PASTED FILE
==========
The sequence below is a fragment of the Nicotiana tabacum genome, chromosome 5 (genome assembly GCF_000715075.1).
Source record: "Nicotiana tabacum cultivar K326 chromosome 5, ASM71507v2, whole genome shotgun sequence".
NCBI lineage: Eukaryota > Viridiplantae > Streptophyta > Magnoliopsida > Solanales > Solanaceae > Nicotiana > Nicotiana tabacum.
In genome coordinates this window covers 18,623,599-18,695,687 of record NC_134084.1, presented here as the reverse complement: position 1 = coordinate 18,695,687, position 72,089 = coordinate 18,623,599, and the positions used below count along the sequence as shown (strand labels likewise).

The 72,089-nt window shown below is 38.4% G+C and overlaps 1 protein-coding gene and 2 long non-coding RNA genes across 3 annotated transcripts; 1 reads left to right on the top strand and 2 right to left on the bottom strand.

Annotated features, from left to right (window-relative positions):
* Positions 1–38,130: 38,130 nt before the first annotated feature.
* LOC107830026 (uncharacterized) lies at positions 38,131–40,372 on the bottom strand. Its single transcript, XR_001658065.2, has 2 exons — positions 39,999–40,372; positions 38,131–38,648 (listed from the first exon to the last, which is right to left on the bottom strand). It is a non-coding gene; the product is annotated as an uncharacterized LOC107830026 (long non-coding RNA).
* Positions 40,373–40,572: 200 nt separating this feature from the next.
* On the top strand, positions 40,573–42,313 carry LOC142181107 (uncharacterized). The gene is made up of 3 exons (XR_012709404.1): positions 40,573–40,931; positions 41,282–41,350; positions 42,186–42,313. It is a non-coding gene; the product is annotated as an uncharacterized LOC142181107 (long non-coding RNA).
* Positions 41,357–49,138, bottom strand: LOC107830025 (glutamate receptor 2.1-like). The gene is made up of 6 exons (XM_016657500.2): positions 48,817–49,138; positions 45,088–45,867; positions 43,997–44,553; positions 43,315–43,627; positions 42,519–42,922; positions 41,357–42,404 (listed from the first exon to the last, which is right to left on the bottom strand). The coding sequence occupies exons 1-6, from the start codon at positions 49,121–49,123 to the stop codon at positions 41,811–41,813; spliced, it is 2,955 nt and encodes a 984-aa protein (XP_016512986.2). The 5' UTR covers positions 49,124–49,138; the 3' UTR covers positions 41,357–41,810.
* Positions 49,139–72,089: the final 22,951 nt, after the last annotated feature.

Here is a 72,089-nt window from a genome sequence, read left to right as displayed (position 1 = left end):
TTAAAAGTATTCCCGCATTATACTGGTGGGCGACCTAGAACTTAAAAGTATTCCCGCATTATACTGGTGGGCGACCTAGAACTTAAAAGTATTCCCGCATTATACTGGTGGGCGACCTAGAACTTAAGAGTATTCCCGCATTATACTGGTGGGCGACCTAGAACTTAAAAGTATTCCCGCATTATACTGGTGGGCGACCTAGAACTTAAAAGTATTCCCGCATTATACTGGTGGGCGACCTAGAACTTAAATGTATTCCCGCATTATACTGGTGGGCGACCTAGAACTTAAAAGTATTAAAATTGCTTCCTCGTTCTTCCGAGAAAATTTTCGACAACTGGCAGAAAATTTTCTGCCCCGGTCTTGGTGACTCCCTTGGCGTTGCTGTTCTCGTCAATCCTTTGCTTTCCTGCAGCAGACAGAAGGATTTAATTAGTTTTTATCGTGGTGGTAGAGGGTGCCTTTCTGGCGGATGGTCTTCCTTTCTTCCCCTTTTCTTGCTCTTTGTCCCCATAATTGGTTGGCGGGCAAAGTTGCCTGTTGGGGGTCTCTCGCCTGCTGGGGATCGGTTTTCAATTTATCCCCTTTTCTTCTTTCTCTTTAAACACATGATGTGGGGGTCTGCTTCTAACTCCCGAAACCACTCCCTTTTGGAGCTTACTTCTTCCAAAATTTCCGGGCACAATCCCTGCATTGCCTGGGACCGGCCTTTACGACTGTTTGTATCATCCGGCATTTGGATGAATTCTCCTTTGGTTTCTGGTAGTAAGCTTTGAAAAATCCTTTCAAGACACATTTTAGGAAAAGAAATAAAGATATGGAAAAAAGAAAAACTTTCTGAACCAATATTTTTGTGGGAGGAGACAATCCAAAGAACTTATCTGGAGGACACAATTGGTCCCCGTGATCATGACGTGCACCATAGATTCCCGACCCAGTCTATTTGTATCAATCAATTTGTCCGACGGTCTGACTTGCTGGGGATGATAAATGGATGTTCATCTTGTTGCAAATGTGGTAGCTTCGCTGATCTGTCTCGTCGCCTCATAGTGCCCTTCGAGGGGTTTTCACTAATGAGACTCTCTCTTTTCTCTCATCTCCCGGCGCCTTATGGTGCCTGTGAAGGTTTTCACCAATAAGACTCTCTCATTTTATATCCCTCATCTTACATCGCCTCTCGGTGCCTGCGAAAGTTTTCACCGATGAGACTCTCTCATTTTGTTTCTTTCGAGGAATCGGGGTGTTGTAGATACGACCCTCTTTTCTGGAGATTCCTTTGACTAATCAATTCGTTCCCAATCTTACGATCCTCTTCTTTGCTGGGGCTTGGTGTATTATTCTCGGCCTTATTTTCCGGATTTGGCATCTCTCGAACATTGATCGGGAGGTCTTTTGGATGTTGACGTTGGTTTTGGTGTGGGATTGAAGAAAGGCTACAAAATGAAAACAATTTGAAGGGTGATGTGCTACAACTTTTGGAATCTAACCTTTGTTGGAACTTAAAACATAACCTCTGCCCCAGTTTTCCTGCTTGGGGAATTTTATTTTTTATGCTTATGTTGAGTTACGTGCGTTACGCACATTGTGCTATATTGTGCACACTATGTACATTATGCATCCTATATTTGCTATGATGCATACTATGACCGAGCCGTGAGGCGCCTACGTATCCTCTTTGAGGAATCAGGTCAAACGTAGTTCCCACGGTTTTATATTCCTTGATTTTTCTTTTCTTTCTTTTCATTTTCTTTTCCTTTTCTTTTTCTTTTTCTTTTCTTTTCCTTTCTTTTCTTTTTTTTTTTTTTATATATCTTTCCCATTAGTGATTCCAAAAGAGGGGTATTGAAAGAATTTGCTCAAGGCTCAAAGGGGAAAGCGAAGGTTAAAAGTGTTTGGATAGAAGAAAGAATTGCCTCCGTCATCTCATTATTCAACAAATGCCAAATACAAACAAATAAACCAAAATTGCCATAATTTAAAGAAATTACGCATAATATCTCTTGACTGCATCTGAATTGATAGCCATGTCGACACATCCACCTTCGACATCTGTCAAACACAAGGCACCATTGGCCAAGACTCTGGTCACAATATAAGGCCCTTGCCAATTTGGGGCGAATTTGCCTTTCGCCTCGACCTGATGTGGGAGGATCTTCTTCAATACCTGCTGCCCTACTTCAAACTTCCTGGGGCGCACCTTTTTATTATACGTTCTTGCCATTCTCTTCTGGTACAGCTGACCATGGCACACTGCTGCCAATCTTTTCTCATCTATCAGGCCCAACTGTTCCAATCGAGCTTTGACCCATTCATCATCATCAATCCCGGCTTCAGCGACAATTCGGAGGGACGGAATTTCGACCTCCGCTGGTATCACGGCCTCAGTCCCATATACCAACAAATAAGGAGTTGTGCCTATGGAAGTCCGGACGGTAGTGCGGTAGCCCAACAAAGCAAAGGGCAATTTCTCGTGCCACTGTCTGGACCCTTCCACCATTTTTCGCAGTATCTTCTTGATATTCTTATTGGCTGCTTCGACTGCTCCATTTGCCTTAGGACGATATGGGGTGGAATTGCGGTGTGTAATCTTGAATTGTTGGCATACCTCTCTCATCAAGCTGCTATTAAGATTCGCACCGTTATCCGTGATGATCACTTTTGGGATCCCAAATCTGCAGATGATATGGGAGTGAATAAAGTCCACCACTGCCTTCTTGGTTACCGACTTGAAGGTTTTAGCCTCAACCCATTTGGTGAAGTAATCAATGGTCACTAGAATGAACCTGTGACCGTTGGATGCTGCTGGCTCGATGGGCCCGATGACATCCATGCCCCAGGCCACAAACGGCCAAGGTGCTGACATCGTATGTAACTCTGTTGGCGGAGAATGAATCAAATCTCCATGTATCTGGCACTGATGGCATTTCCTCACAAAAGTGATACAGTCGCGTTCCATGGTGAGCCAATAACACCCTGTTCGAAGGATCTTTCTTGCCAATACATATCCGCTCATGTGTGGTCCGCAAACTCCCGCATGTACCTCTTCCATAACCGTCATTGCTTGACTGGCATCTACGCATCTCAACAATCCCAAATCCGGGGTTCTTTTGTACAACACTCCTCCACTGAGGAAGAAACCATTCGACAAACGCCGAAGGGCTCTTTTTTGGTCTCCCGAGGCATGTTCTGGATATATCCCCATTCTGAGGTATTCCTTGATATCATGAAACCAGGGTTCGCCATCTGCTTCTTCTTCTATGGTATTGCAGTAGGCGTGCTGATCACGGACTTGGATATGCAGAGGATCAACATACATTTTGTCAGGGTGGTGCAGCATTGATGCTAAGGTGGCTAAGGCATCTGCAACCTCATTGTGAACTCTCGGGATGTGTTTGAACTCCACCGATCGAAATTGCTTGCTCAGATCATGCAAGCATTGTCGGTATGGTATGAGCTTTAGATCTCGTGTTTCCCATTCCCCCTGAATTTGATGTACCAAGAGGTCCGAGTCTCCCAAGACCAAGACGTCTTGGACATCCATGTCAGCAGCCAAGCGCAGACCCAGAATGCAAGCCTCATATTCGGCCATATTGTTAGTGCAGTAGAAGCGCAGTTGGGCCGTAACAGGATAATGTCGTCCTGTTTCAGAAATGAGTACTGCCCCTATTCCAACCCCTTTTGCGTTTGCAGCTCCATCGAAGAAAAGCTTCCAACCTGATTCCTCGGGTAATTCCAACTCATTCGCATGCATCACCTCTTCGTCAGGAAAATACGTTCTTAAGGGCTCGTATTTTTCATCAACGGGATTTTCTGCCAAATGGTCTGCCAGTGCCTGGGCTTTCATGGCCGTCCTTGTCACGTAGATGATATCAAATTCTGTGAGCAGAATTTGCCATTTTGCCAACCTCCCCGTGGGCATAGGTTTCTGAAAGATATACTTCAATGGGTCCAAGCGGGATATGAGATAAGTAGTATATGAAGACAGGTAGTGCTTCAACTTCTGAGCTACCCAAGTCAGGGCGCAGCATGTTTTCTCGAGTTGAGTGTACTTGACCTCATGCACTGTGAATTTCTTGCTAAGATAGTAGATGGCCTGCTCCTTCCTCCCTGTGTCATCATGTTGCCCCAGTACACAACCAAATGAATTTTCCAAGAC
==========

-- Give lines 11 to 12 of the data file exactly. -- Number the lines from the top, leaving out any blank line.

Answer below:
* Positions 41,357–49,138, bottom strand: LOC107830025 (glutamate receptor 2.1-like). The gene is made up of 6 exons (XM_016657500.2): positions 48,817–49,138; positions 45,088–45,867; positions 43,997–44,553; positions 43,315–43,627; positions 42,519–42,922; positions 41,357–42,404 (listed from the first exon to the last, which is right to left on the bottom strand). The coding sequence occupies exons 1-6, from the start codon at positions 49,121–49,123 to the stop codon at positions 41,811–41,813; spliced, it is 2,955 nt and encodes a 984-aa protein (XP_016512986.2). The 5' UTR covers positions 49,124–49,138; the 3' UTR covers positions 41,357–41,810.
* Positions 49,139–72,089: the final 22,951 nt, after the last annotated feature.